Lawsuit Challenges California’s Free Speech Restrictions On Advertising Websites

John Kramer
John Kramer · May 14, 2003

Washington, D.C.—May the government restrict the speech of real estate advertising websites?

That is the question the Institute for Justice will seek to answer when it files a federal lawsuit on Wednesday, May 14, 2003, in U.S. District Court in Sacramento challenging California’s onerous licensing regime on behalf of two Internet real estate advertising companies—the New York-based and a California affiliate that publishes magazine in Sacramento. California requires Internet advertising companies, like, to become licensed real estate brokers in order to provide, in essence, an online classified ad service. Securing such a license takes up to two years of college-level study and thousands of dollars, which, argue founder Damon Giglio and Chief Operating Officer Colby Sambrotto, is completely irrelevant to the occupation the Internet entrepreneurs wish to practice.

“The First Amendment guarantees not only that Americans may speak their minds without having to obtain approval of government censors, but that they may send and receive information vital to their daily lives as well,” said Steve Simpson, an attorney with the Institute for Justice, which is representing for free. “Laws such as California’s that require a license to distribute such information should be struck down.”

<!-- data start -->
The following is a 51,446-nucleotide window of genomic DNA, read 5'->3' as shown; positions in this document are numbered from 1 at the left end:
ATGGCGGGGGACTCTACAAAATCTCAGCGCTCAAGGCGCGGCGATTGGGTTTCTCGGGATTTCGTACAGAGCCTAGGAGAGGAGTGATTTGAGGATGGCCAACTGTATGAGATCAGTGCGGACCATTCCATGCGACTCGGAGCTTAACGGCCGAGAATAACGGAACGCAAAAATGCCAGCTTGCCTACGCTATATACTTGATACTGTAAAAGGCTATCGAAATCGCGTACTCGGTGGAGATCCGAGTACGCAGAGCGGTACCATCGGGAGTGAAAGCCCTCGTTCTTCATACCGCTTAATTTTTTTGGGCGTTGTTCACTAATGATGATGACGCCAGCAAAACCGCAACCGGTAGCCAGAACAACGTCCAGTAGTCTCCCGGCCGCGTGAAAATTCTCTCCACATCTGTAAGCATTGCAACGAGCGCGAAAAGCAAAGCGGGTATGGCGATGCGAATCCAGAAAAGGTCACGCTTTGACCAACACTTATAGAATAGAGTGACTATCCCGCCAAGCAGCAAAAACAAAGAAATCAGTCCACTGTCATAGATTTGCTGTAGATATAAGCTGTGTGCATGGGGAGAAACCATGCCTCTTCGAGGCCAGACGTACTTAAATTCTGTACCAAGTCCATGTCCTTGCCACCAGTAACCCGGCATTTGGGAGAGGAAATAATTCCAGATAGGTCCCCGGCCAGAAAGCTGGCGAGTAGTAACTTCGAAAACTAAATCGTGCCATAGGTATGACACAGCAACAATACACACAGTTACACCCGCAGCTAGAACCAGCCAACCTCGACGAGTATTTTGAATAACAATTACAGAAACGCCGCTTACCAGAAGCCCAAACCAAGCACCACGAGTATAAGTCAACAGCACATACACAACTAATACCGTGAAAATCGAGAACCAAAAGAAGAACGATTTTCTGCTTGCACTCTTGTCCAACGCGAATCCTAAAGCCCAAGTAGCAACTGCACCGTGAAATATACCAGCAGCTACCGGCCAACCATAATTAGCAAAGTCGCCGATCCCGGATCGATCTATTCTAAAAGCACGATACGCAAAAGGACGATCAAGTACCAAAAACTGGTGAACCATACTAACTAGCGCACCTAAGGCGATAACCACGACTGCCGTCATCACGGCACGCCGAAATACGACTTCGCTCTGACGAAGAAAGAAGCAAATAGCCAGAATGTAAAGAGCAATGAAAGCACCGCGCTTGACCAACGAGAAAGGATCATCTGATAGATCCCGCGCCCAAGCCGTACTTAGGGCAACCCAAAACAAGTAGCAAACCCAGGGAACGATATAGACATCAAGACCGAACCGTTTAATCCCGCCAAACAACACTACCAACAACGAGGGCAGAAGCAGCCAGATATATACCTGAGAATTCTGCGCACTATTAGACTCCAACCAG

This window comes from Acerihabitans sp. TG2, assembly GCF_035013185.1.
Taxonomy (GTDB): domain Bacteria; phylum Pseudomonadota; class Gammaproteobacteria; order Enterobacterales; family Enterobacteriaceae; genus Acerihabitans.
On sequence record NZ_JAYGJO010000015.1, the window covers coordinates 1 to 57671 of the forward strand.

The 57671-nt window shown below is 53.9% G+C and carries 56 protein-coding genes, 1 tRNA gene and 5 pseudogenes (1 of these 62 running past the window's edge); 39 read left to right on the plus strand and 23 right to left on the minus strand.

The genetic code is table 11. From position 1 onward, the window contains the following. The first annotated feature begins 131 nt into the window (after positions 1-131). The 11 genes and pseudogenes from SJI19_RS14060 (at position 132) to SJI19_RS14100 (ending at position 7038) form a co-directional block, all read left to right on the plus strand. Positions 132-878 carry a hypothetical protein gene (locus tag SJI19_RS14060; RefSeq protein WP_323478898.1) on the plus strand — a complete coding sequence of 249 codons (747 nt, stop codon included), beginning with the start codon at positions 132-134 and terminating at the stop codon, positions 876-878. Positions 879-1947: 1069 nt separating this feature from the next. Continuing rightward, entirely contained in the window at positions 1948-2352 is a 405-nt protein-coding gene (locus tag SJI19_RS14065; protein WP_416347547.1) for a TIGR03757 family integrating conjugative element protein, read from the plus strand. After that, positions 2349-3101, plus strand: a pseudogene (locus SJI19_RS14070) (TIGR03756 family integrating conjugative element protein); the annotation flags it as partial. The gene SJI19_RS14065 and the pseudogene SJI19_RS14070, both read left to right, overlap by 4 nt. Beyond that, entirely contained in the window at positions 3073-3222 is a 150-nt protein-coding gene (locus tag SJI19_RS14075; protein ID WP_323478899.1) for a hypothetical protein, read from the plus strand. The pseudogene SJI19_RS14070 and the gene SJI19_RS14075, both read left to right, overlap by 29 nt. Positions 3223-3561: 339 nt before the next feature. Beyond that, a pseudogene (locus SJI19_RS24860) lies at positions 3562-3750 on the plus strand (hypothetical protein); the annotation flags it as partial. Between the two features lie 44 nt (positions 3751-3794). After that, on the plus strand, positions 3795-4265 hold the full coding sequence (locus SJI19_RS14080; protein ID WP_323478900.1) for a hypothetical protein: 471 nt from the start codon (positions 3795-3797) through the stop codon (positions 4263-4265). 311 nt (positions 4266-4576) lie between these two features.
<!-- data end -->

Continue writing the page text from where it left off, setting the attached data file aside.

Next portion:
California’s code, in part, defines a real estate broker as anyone who collects an advance fee to “list,” “advertise” or “offer” for sale the property of another person. Individuals who violate these provisions by running print or online advertising services without a license face fines of up to $10,000 and a jail term of up to six months per offense. Companies that do so face fines of up to $50,000 per offense. In August 2001, California’s Department of Real Estate sent letters to a number of companies including informing them that they must obtain brokers licenses to advertise properties in California. The Department also sent letters to homeowners who advertised their properties on in an attempt to frighten them away. It worked; as a result of those letters, a number of’s customers stopped using the service.

“For sale by owner” or “FSBO” companies, such as the two represented in this lawsuit, now hold as much as 20 percent of the market. A number of sites targeting homebuyers provide access to information on home prices, neighborhoods, schools, local laws and other information important to buyers. According to Nielson/Net Ratings surveys, the number of users of such sites has jumped by 17 percent in the past year. The market for these services will only grow as the younger, more Internet and tech-savvy generations begin buying homes. Unfortunately, however, government regulations too often fail to keep pace with the changes in the market. This is especially true with respect to online real estate services.